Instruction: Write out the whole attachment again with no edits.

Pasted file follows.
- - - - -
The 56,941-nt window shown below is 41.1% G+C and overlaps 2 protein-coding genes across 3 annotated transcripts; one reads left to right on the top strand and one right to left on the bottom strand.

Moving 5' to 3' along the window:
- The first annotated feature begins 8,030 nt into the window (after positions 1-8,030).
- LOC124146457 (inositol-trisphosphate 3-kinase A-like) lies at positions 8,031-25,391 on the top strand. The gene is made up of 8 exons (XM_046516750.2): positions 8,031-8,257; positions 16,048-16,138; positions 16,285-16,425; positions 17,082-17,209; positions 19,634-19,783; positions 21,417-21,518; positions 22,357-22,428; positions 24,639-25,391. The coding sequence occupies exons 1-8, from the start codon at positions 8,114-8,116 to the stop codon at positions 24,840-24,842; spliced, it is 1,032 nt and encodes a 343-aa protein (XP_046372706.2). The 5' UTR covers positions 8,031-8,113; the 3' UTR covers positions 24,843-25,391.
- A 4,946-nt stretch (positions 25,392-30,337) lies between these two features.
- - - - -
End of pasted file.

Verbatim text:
The 56,941-nt window shown below is 41.1% G+C and overlaps 2 protein-coding genes across 3 annotated transcripts; one reads left to right on the top strand and one right to left on the bottom strand.

Moving 5' to 3' along the window:
- The first annotated feature begins 8,030 nt into the window (after positions 1-8,030).
- LOC124146457 (inositol-trisphosphate 3-kinase A-like) lies at positions 8,031-25,391 on the top strand. The gene is made up of 8 exons (XM_046516750.2): positions 8,031-8,257; positions 16,048-16,138; positions 16,285-16,425; positions 17,082-17,209; positions 19,634-19,783; positions 21,417-21,518; positions 22,357-22,428; positions 24,639-25,391. The coding sequence occupies exons 1-8, from the start codon at positions 8,114-8,116 to the stop codon at positions 24,840-24,842; spliced, it is 1,032 nt and encodes a 343-aa protein (XP_046372706.2). The 5' UTR covers positions 8,031-8,113; the 3' UTR covers positions 24,843-25,391.
- A 4,946-nt stretch (positions 25,392-30,337) lies between these two features.